Wednesday, February 6, 2008

Culinary Memo: Sundried Tomatoes and You

Here at Natural~Specialty Foods Memo we believe culinary knowledge goes hand-in-hand with business and industry knowledge for those of us working in and around the food and grocery industry. To paraphrase a famous song: "You can't have one without the other."

Wednesday is food section day in newspapers throughout most of the world. And each Wednesday food writers offer-up lots of collective knowledge about the culinary aspects of food and drink.

Beginning today, and each week thereafter, we will mine the Wednesday food sections of papers throughout the world, bringing you what we believe is the best of culinary insight for our readers. By the "best" we mean an interesting article or two each week which is geared to our readers. These pieces will offer, in our judgement, a unique combination of culinary knowledge, food trends, and information well-suited for industry professionals as well as readers of all sorts.

Today's Culinary Memo is about that mediterranean treat, the sun-dried tomato. Today one can buy sun-dried tomatoes in nearly every grocery store in the developed world. They come bulk or packaged in the produce department, packed in oil in jars on the grocery shelf, and even as sun-dried tomato paste in toothpaste-like tubes.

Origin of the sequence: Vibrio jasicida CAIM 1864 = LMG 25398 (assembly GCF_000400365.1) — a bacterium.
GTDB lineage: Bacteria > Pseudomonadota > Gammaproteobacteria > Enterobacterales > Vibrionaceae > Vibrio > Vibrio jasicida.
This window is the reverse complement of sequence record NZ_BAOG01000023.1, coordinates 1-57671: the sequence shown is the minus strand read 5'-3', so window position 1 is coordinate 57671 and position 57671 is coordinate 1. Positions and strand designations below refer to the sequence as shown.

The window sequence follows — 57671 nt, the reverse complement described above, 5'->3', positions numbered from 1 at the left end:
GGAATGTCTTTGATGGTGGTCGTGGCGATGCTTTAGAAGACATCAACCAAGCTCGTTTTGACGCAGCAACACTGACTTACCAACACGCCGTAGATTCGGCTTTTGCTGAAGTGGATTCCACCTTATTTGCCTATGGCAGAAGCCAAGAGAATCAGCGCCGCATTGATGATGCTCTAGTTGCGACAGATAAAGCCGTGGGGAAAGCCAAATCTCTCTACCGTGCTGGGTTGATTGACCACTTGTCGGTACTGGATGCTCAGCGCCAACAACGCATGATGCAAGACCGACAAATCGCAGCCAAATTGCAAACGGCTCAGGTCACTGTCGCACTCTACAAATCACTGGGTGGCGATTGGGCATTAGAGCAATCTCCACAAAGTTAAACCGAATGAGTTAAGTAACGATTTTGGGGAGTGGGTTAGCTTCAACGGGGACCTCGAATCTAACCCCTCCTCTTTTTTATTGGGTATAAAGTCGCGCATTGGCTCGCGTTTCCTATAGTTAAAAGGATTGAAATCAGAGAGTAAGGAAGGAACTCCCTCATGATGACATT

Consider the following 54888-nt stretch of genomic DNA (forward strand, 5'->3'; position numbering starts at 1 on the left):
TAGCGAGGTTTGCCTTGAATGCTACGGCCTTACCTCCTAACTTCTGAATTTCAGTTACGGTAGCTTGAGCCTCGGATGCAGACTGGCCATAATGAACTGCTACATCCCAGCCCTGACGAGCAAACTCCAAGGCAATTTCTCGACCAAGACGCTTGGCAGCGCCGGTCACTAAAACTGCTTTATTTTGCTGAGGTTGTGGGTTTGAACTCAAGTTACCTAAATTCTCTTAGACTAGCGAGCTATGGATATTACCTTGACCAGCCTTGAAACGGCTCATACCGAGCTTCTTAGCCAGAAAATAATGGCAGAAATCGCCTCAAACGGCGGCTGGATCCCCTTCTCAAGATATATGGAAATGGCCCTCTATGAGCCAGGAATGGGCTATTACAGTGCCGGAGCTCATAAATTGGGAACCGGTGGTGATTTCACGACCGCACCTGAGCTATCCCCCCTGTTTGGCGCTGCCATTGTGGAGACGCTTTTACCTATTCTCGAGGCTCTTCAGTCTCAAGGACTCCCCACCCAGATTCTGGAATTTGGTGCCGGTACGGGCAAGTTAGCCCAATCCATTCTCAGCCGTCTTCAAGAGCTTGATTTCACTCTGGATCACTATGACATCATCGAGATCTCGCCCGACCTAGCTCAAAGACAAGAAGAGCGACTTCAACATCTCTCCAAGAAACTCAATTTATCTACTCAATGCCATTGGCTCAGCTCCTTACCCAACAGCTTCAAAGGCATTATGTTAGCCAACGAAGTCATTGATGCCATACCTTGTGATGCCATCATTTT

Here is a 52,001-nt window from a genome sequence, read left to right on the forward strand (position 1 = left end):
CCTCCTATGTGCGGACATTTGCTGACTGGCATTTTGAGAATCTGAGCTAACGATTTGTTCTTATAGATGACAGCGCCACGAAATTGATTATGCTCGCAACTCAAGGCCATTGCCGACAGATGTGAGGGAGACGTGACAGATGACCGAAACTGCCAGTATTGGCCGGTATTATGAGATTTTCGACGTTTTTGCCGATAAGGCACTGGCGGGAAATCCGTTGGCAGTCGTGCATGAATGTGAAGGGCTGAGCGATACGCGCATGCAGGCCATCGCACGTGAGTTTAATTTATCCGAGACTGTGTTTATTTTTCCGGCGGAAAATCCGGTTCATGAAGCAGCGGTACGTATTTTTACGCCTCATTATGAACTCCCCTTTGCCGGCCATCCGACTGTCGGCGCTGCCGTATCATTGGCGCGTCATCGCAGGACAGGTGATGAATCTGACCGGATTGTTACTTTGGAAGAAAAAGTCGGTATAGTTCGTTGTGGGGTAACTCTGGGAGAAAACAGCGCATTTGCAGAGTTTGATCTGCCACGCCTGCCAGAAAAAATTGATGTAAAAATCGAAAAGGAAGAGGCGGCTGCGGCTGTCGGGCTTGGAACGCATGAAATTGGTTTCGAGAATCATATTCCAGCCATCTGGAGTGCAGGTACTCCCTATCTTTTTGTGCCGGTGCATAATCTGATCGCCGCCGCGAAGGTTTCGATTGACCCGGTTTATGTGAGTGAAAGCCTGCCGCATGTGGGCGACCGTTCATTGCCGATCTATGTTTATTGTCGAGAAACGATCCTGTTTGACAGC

Sun-dried tomatoes also are an ingredient used in grocery products sold throughout the store: salad dressings, condiments, pasta sauces, flavored pastas, frozen foods, snack chips, crackers, flavored oils, and even Oatcake cookies (Walker's brand) are just some of the many food products containing sun-dried tomatoes.

Did you know sun-dried tomatoes were first introduced in the United States in 1979 by the famed gourmet grocer Dean & Delucca at its flagship New York City store? Sun-dried tomatoes also are one of the few foods produced in a completely sustainable manner: the sun remains today as the primary energy-source used to dry them.

These and other interesting facts about sun-dried tomatoes can be found in an article in today's New York Times' food section by Mark Bittman, who writes a weekly column each Wednesday in the Times called The Minimalist.

Mr. Bittman is a late convert to the sun-dried tomato trend, which really is no longer a trend. Like many specialty foods items, which after being around for some time often become fairly mainstream, the sun-dried tomato has matured from a treat basically enjoyed by a select few foodies just 10 -to- 15 years ago, to a product enjoyed today by millions throughout the world. Sun-dried tomatoes can even be found in sandwiches made by shops like Subway and Togos, and served on top of pizzas at chains like Roundtable. Have no doubts though, sun-dried tomatoes are still a foodie's delight, despite their more widespread popularity.

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